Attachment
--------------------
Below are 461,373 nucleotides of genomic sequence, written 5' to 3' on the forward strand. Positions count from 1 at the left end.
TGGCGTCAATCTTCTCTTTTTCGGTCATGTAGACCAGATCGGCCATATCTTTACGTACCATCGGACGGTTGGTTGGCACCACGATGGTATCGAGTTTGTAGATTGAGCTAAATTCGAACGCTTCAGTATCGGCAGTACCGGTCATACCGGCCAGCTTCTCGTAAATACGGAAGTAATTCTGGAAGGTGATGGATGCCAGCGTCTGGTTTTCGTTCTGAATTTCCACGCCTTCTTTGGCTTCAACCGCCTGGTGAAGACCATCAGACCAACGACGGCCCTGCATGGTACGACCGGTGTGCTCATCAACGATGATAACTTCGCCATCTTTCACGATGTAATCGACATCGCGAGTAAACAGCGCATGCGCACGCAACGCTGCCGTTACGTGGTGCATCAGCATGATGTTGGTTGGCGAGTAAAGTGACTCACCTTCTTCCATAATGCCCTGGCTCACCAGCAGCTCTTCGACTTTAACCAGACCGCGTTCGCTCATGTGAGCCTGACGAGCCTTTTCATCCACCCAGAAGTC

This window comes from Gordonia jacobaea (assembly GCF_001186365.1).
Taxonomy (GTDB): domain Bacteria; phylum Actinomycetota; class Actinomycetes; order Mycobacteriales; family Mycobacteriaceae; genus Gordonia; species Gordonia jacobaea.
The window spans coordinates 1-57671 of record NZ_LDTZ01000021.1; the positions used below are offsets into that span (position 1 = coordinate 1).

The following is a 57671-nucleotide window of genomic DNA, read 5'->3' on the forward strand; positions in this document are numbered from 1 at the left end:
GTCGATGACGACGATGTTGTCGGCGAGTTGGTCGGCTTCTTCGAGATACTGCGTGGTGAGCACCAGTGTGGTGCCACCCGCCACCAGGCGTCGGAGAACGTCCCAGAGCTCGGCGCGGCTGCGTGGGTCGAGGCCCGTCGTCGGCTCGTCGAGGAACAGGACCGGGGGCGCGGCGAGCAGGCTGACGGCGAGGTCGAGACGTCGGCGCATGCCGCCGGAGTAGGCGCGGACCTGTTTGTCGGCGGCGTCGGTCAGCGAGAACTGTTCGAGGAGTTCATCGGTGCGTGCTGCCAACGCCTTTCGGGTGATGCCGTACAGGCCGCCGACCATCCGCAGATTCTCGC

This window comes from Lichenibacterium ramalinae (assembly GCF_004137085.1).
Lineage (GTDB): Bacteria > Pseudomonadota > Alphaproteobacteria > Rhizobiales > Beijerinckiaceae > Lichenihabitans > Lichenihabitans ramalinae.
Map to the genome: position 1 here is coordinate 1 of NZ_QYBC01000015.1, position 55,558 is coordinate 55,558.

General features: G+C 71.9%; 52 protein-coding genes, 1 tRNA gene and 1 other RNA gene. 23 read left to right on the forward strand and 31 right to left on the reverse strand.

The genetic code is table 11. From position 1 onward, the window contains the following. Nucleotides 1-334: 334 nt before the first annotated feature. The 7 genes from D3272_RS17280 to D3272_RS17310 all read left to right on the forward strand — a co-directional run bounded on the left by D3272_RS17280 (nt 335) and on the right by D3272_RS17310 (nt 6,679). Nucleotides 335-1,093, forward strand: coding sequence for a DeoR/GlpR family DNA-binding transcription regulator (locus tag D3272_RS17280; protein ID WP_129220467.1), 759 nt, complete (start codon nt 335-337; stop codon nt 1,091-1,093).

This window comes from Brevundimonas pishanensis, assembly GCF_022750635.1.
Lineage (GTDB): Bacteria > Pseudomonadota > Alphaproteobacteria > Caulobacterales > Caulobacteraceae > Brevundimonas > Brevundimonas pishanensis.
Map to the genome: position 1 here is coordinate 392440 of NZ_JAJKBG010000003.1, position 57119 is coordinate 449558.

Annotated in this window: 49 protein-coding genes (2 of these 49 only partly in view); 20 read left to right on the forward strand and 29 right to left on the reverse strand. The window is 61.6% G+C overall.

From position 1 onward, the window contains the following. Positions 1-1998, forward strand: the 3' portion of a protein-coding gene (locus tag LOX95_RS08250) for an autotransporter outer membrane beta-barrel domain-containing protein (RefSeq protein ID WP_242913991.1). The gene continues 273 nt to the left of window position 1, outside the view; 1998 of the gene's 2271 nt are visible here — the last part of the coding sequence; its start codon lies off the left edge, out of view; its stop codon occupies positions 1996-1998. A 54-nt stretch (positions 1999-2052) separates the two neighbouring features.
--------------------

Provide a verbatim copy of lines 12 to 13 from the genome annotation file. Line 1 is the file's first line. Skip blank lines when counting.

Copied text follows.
The genetic code is table 11. From position 1 onward, the window contains the following. Nucleotides 1-334: 334 nt before the first annotated feature. The 7 genes from D3272_RS17280 to D3272_RS17310 all read left to right on the forward strand — a co-directional run bounded on the left by D3272_RS17280 (nt 335) and on the right by D3272_RS17310 (nt 6,679). Nucleotides 335-1,093, forward strand: coding sequence for a DeoR/GlpR family DNA-binding transcription regulator (locus tag D3272_RS17280; protein ID WP_129220467.1), 759 nt, complete (start codon nt 335-337; stop codon nt 1,091-1,093).

This window comes from Brevundimonas pishanensis, assembly GCF_022750635.1.